• Building permits and housing starts fell to the lowest levels since mid-2020. Building permits fell by 1.6% mom to 1.33mn in Dec, with single family permits falling by 6.5% to 730k (the lowest since Apr 2020). Overall housing starts declined by 1.4% mom to a rate of 1.382mn units in Dec, though single-family housing starts rebounded by 11.3% to a seasonally adjusted 909k units (the highest level since Aug).
  • Existing home sales fell by 1.5% mom to a seasonally adjusted 4.02mn in Dec, the lowest level since Nov 2010. Home resales fell 17.8% to 5.03mn units in 2022, the lowest annual total since 2014 and the sharpest annual decline since 2008.
  • Initial jobless claims dropped for the third consecutive week, lower by 15k to 190k in the week ended Jan 14th: this was the lowest reading since Sep, and the 4-week average fell by 6,500 to 206k. Continuing jobless claims rose by 17k to 1.647mn in the week ended Jan 7th.


  • Inflation in the eurozone was confirmed at 9.2% yoy in Dec, from Nov’s 10.1% reading. The highest contribution to the annual euro area inflation rate came from food, alcohol, and tobacco (+ 2.88 ppts), followed by energy (+2.79 ppts), services (+1.83 ppts) and non-energy industrial goods (+1.70 ppts). The lowest readings were in Spain (5.5%), Luxembourg (6.2%) and France (6.7%) while the highest was recorded in Hungary (25%).
  • Germany’s ZEW economic sentiment increased by 40.2 points to 16.9 in Jan (Dec: -23.3), returning to positive territory since Feb 2022. The current situation also improved, to -58.6 from -61.4 in Dec. The ZEW economic sentiment for the eurozone rose to 16.7 in Jan from -23.6: indicator of the current economic situation inched by 2.6 points to -54.8 and inflation expectations fell by 4.4 points to 83.7.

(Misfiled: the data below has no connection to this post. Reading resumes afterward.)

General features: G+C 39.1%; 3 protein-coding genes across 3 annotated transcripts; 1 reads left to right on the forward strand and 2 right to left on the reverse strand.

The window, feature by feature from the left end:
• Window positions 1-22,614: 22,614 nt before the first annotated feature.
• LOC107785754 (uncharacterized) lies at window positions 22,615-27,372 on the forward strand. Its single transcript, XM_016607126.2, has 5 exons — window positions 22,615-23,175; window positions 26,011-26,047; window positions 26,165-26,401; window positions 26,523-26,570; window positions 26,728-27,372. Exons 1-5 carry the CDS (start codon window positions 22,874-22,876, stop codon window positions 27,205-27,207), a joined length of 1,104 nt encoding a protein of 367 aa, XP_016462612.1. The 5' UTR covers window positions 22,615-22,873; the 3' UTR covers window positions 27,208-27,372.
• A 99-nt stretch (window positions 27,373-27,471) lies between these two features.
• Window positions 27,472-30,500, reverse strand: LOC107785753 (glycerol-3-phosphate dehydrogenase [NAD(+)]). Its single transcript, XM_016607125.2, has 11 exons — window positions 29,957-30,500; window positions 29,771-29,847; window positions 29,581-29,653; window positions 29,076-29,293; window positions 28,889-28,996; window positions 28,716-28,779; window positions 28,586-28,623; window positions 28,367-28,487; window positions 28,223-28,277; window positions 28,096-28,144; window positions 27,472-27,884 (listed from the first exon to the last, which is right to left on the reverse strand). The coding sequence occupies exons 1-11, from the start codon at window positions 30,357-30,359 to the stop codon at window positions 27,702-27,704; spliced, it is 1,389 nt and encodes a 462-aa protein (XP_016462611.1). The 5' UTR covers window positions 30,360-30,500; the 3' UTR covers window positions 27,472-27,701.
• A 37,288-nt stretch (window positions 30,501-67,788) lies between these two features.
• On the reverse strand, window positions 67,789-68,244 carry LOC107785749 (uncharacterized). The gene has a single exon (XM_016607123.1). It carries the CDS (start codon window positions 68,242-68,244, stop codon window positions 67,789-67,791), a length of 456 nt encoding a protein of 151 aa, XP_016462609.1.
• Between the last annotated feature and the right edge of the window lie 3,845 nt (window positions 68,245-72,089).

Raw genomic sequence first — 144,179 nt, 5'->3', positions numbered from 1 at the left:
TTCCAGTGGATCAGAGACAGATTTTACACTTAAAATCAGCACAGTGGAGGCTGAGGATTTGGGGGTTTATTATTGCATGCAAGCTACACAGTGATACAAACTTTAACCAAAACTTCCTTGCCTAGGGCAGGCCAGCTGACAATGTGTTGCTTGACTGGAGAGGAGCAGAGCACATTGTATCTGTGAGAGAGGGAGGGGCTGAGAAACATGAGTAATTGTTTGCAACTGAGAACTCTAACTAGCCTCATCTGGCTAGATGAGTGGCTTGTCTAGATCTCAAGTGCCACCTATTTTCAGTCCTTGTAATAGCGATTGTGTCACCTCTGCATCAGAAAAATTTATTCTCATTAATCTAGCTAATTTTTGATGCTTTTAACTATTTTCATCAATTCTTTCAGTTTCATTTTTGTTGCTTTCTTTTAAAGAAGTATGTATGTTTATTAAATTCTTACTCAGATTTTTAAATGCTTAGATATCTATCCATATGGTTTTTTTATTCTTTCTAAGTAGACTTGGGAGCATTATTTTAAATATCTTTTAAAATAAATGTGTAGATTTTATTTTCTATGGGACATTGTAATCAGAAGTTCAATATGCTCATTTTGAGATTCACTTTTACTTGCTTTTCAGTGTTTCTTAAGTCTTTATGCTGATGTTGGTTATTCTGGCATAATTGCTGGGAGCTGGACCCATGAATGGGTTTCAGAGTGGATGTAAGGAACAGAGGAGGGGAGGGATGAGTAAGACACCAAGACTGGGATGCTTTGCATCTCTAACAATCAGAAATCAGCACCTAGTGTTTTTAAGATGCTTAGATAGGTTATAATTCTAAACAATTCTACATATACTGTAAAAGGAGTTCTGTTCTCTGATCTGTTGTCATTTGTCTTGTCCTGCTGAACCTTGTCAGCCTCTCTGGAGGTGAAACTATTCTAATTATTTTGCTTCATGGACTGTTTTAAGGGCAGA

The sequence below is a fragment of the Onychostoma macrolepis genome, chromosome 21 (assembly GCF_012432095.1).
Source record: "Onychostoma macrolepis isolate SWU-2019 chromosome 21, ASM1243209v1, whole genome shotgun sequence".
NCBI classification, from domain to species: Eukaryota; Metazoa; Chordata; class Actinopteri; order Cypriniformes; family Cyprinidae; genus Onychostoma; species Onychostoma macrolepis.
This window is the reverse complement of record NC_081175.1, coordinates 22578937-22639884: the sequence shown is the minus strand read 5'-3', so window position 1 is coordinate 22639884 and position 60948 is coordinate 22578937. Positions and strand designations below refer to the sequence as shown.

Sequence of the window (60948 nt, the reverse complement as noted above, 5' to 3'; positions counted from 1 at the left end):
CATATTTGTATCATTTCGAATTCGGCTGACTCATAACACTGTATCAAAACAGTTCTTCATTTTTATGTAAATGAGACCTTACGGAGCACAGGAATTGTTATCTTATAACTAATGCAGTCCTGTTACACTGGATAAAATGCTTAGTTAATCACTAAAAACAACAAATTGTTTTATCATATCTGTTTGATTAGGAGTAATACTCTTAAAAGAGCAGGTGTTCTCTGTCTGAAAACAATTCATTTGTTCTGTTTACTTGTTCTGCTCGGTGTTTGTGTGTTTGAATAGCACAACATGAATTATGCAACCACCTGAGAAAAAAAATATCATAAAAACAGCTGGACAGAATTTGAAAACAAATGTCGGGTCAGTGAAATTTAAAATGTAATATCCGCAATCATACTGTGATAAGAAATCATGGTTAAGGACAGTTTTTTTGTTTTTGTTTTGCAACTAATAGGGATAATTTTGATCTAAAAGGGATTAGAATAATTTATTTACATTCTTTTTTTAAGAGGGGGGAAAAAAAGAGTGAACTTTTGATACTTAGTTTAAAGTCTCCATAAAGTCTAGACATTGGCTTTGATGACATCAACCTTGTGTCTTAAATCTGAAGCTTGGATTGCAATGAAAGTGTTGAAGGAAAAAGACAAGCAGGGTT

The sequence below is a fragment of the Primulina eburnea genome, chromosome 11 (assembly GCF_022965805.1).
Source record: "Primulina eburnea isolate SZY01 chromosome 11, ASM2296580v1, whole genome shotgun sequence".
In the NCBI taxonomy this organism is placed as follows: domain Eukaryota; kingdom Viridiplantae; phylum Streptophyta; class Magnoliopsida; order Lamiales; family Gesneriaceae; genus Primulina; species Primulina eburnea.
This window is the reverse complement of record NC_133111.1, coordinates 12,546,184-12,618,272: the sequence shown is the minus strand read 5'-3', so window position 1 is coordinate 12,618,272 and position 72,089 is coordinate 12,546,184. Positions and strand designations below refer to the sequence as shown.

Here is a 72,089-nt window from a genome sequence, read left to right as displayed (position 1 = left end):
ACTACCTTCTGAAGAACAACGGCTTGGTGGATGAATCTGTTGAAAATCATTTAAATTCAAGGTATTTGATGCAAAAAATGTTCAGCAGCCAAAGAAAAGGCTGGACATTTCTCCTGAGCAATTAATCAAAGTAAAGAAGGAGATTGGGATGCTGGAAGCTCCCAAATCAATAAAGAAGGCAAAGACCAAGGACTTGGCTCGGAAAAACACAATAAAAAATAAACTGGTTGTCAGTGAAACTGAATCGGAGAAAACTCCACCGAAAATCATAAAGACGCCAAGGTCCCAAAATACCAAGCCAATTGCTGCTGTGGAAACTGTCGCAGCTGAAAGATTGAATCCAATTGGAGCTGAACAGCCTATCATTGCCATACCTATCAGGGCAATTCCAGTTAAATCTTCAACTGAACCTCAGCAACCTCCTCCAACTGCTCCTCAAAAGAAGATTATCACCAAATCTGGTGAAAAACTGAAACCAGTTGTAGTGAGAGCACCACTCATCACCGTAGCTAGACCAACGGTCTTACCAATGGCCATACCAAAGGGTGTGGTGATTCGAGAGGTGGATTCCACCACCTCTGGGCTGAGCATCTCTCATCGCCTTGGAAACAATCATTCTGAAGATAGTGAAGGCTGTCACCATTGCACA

• Wholesale prices in Germany fell by 1.6% mom in Dec, following the 0.9% drop in Nov. In yoy terms, prices rose by 12.8% (Nov: 14.9%), with the prices of mineral products up by 22.8% (the largest impact in the WPI).
  • German producer prices slowed to 21.6% yoy in Dec (Nov: 28.2%), posting the lowest level since Nov 2021, driven lower by energy prices (41.9% in Dec from 140% in Aug). In 2022, producer prices for commercial products rose 32.9% yoy – the highest annual average change since the survey began in 1949.